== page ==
9,747 people in Alameda County were residing in shelters, transitional housing, safe havens, vehicles, tents, abandoned buildings and other places not intended for habitation on February 22, 2022, the night of the Point-in-Time Count (PIT Count). This represents an increase of 22% (1,725 people) since 2019. Overall, 16% of this population cited COVID-19 as one of the causes of their homelessness.

Full information available and linked here includes:


Eviction/foreclosure/rent increase, job loss, and other money challenges were listed as three of the top five reasons individuals became homeless.

Similarly, economic solutions were three of the top four supports that people cited could have prevented their homelessness.

Economic factors are also highlighted in employment status: 18% reported being employed and 36% reported they were looking for work.

This increase was likely affected by less ability to “double up” with family/friends due to COVID isolation and quarantine needs as well as job loss and other economic drivers that forced individuals and families to move into their vehicles.

The proportion of people experiencing homelessness with at least one disabling condition is 40%. However, those with a disabling condition are reporting more health challenges, including increases of 12 percentage points in those experiencing PTSD, 10 points in psychological/emotional conditions, nine points in those reporting a physical disability, and an eight-point increase in those experiencing chronic health conditions.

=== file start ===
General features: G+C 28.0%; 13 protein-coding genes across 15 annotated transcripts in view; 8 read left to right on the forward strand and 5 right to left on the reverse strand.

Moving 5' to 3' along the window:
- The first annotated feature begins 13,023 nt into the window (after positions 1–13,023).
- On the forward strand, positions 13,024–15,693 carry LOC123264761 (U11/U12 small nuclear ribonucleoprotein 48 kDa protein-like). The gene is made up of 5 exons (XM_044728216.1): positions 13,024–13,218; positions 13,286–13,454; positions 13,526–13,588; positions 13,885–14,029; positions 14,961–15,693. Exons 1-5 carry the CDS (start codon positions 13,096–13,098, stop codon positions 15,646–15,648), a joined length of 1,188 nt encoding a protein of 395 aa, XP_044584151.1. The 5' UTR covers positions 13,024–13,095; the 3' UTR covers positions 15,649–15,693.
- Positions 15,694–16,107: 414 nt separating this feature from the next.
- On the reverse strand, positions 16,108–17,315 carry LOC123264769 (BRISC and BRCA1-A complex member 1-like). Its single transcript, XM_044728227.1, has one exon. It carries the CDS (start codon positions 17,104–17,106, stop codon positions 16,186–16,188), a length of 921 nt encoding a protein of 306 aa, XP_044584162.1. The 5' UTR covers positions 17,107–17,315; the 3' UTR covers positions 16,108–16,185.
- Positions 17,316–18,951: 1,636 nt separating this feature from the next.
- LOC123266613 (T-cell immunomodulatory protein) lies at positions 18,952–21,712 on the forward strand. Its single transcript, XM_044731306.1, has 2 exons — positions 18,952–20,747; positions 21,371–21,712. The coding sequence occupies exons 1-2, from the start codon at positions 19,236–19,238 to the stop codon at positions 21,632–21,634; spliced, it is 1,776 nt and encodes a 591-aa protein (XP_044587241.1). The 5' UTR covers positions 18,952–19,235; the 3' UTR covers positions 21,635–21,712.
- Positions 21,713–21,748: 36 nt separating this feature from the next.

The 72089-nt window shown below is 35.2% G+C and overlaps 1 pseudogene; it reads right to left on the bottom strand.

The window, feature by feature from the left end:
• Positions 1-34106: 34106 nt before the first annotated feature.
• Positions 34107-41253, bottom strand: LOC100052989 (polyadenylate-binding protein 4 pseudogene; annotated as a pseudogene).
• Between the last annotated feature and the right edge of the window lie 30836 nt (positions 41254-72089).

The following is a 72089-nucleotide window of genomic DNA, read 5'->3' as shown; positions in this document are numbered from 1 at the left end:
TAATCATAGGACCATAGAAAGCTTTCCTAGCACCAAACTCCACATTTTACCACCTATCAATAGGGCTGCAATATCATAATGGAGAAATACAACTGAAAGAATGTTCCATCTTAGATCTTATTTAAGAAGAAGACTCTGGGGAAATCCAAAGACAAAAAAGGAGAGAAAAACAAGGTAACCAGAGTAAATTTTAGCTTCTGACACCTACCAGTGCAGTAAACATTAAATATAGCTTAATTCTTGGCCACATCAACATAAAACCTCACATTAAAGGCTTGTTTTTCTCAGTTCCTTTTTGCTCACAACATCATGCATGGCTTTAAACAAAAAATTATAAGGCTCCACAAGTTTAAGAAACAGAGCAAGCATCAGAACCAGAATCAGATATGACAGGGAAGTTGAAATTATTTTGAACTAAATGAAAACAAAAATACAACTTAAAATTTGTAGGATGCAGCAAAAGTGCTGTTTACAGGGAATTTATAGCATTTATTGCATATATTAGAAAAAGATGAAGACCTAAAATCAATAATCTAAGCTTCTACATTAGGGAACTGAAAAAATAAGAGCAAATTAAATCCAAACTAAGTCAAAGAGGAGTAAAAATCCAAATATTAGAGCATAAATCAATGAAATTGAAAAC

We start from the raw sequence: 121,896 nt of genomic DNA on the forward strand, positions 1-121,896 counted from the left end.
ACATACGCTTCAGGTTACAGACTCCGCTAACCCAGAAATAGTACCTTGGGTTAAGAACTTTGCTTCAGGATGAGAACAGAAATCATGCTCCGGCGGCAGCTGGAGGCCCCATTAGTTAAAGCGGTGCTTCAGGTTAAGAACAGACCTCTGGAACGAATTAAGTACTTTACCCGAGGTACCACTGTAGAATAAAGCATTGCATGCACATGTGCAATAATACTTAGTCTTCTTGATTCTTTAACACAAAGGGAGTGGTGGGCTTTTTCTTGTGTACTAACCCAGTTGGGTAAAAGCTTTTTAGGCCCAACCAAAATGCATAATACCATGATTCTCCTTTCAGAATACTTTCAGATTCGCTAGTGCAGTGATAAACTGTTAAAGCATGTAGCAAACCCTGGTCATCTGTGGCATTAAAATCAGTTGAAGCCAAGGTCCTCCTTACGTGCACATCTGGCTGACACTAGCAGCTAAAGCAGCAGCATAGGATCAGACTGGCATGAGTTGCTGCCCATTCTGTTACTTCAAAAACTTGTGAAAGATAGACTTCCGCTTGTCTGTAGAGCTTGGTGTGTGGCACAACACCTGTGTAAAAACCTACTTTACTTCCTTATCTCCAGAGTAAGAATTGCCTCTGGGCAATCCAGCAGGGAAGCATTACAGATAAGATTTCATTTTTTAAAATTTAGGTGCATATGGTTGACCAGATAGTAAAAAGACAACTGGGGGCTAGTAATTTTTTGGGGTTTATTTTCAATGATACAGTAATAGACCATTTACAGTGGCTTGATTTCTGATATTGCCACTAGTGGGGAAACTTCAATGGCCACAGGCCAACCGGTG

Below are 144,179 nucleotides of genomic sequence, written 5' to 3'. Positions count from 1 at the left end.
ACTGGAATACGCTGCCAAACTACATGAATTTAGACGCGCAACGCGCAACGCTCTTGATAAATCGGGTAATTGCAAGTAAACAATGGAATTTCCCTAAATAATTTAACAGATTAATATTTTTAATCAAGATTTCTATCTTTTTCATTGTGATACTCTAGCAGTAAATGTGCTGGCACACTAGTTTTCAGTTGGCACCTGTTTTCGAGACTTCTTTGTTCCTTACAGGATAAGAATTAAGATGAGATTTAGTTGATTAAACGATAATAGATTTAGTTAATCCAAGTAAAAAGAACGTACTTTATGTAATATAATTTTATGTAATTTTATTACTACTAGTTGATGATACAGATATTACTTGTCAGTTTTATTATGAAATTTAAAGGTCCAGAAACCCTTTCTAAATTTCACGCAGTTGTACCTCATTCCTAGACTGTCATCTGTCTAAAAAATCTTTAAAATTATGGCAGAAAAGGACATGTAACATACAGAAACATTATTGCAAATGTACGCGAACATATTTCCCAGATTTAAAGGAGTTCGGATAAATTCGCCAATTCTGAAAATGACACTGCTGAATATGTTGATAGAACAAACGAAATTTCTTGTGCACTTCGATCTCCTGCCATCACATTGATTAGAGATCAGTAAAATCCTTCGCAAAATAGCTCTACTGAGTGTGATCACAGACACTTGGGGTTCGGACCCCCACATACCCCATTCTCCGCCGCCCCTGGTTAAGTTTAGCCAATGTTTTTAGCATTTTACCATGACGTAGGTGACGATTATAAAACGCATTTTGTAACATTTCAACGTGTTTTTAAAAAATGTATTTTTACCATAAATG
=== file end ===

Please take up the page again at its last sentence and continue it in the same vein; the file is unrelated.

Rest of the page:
Since reporting initial PIT Count data in March, equity and homeless system investment strategies in the Home Together 2026 Community Plan have led to increased funding including nearly $140 million in interim housing, permanent housing and supportive services for individuals and families experiencing homelessness.
EveryOne HomeAlameda County’s Health Care Services Agency Office of Homeless Care and Coordination, and Housing and Community Development Department offer an enormous thank you to the 1,517 people experiencing homelessness across the County who shared their wealth of first-hand personal information and everyone who joined in the Count effort this year amid COVID constraints. We are pleased to make available these data resources from the 2022 Alameda County Homeless Count and Survey.
PURPOSE of the Point in Time Homeless Count:

Every two years, the US Department of Housing and Urban Development (HUD) requires communities to conduct a Point-in-Time (PIT) Count of individuals, youth, and families experiencing homelessness and provide specific data about their demographics and characteristics. This Count is a “snapshot” of homelessness (both sheltered and unsheltered) in our community and nationally. Locally, the data helps:

• Inform program, policy, funding, and system design decisions
• Measure progress in decreasing homelessness
• Increase public awareness
• Advocate for additional resources in our effort to end homelessness countywide.